It is for the employer alone, who pays for it, that labor power thus becomes a truly effective use-value. It is harnessed to his competitive fight, as if it depended on wageworkers — maybe if they gave up overtime pay or were willing to work Sunday shifts — whether this fight, always “for jobs” of course, were won or lost; actually they have absolutely nothing to contribute, let alone to decide, apart from their usable labor power. All the freedom to get wage labor, the source of all property, to function as a means for competition lies with the employers; whose corresponding demands grow along with the means they employ.
And, interestingly enough, these means exceed by far what capitalist commodity producers extract from their workforce.
 When economic experts observe the cyclical trend in the economy, they notice the consequences of this simple truth: it is not erratic fluctuations in the public’s taste, let alone sensible decisions on social priorities that lead to changing conditions for the general selling of goods and making of money, but admittedly the unpredictable effects of competition for ever greater sales. The fact that this competition leads with high reliability to generally noticeable setbacks following phases of expansion, and vice versa, has not aroused in the wise men of science any interest in comprehending the concept of this madness; instead, an entire branch of research occupies itself with the development of mathematical models of the unpredictable, thanks solely to the standpoint that science owes capitalist society a quantifiable prediction of its own free dealings.
 Hopefully, nobody finds an objection in the experience of economic life that prices generally go up, indeed so universally that individual increments add up to an overall rate of price increase. The reason why there is an overall tendency for capitalist producers to demand and also receive ever more for their commodities is that the purchasing power of society is unproductively inflated through the state’s creation of money by (the roundabout) way of incurring debt, and is therefore not confused with an increase in the value of the goods for sale, but clearly seen as a devaluation of the legal tender. As long as inflation is the norm in a market economy, price wars will thus largely take place as a competition for the smallest price rise.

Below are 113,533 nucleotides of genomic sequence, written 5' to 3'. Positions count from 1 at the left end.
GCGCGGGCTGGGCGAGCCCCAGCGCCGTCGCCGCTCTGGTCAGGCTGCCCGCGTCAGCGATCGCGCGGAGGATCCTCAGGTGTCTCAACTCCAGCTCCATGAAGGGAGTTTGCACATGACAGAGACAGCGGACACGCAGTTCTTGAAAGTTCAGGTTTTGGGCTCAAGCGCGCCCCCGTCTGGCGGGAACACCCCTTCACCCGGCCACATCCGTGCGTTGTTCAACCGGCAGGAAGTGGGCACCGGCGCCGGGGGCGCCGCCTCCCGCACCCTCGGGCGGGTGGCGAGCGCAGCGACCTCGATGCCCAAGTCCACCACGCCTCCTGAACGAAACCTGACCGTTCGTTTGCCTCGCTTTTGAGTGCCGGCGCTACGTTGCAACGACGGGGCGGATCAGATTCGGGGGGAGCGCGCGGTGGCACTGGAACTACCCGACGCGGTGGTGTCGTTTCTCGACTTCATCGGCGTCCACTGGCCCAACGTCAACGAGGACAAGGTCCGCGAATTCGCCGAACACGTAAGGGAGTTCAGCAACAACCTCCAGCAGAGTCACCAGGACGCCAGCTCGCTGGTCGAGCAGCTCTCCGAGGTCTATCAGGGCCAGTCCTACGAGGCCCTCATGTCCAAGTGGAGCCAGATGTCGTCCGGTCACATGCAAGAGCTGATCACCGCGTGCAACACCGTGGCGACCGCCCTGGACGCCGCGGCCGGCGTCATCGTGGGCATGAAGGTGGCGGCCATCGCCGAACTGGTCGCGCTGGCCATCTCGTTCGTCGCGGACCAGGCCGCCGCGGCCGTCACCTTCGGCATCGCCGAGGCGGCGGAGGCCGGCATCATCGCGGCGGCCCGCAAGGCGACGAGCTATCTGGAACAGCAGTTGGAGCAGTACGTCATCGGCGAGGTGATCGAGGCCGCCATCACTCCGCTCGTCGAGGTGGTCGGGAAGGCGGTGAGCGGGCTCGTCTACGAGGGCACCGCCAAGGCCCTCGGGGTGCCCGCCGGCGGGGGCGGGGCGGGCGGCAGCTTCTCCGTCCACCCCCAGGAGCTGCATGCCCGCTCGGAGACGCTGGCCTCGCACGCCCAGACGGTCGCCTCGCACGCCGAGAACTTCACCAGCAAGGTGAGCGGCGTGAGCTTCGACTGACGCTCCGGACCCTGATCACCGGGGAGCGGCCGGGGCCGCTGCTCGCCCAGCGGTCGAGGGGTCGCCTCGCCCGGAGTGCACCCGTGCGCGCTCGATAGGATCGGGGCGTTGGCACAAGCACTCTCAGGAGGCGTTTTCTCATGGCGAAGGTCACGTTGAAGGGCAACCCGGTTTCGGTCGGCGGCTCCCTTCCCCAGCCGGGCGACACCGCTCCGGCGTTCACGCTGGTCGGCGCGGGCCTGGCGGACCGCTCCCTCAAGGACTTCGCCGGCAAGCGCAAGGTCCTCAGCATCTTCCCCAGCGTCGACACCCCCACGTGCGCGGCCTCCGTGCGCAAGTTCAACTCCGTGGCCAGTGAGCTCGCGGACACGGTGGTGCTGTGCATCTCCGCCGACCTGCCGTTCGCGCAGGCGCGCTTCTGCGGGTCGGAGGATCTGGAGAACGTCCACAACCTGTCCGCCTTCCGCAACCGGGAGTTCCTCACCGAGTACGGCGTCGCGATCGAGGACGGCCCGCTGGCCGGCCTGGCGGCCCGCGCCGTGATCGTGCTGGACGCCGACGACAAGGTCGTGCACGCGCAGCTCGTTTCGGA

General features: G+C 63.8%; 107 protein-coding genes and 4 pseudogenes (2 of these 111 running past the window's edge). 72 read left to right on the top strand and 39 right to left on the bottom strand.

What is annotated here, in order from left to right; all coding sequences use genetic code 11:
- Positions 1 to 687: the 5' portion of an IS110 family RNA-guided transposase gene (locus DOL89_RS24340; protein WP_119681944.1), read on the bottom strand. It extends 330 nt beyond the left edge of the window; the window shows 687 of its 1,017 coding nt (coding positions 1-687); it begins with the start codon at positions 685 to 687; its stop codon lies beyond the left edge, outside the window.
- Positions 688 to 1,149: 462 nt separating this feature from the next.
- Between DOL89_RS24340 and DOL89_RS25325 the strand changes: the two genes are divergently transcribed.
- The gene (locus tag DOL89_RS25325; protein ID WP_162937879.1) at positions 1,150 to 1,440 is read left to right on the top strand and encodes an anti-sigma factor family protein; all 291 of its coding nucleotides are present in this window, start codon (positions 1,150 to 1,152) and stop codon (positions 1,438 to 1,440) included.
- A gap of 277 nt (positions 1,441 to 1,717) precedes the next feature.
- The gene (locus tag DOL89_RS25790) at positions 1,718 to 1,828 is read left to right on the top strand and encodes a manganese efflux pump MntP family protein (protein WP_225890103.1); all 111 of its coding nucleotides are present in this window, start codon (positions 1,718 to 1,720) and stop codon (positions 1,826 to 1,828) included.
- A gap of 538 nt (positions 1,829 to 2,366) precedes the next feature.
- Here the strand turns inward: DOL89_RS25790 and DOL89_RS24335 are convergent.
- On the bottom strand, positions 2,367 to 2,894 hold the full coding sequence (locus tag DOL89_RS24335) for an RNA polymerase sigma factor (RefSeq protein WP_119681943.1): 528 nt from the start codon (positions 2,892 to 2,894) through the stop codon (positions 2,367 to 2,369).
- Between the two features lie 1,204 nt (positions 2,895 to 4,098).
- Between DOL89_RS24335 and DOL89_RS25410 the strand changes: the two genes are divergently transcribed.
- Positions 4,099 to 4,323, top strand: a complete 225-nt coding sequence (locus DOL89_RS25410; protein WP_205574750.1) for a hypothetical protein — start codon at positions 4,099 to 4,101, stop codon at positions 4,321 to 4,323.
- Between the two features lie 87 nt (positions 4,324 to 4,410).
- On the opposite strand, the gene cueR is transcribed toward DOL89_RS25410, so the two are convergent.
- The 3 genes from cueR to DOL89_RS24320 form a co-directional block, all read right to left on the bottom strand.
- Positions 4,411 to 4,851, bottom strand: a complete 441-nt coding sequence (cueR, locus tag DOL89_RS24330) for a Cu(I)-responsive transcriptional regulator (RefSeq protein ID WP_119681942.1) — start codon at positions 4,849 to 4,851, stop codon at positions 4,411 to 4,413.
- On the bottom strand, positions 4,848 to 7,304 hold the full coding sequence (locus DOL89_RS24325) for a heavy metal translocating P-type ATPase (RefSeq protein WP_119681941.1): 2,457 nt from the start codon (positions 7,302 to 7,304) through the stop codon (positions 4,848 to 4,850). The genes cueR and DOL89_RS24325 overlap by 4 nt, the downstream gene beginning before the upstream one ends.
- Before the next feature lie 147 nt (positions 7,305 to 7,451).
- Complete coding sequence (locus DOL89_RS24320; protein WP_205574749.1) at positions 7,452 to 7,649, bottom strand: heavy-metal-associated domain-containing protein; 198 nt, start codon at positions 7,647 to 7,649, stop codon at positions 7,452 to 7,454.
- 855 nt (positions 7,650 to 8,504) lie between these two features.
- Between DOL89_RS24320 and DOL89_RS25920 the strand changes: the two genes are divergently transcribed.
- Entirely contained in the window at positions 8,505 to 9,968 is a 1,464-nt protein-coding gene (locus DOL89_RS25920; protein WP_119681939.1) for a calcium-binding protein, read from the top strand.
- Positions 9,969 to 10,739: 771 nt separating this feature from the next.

The amount of work necessary for maintaining the people who do the work and have to be paid wages for it cannot be small enough for those fighting the cost factor ‘wages.’ This entails that the payment of wages keeps workers restricted to the bare necessities: falling unit labor costs guarantee that the work necessary for producing the equivalent value of their livelihood tends to zero as labor productivity rises. This is the obverse of the increase in profit per unit wage already mentioned; and a few consequences for the workers will be discussed under point 3 of the this chapter. However, another consequence is already apparent here: ‘necessary work’ for maintaining the workers is not entirely unrelated to ‘necessary work’ for a market economy in the other sense: that the sale of a product proves the work used to produce it to be “socially necessary,” in that the proceeds realize the profit without which the work would be pointless and therefore socially superfluous. No doubt, capitalism severs these two meanings of ‘necessary’ as thoroughly as can be: what is necessary for the workers’ livelihood is supposed to have next to nothing to do with what is necessary for the life of the society capitalists allegedly serve with their goods. However, the fact that capitalists briskly keep on selling more and more, while at the same time limiting the bulk of their society to a fraction of the wealth of society, i.e., the disposable money, a fraction that falls along with unit labor costs, is not only a problem for producers of “staples” for the masses, but also contradicts to a certain extent the striving of capitalists as a whole for ever increasing sales.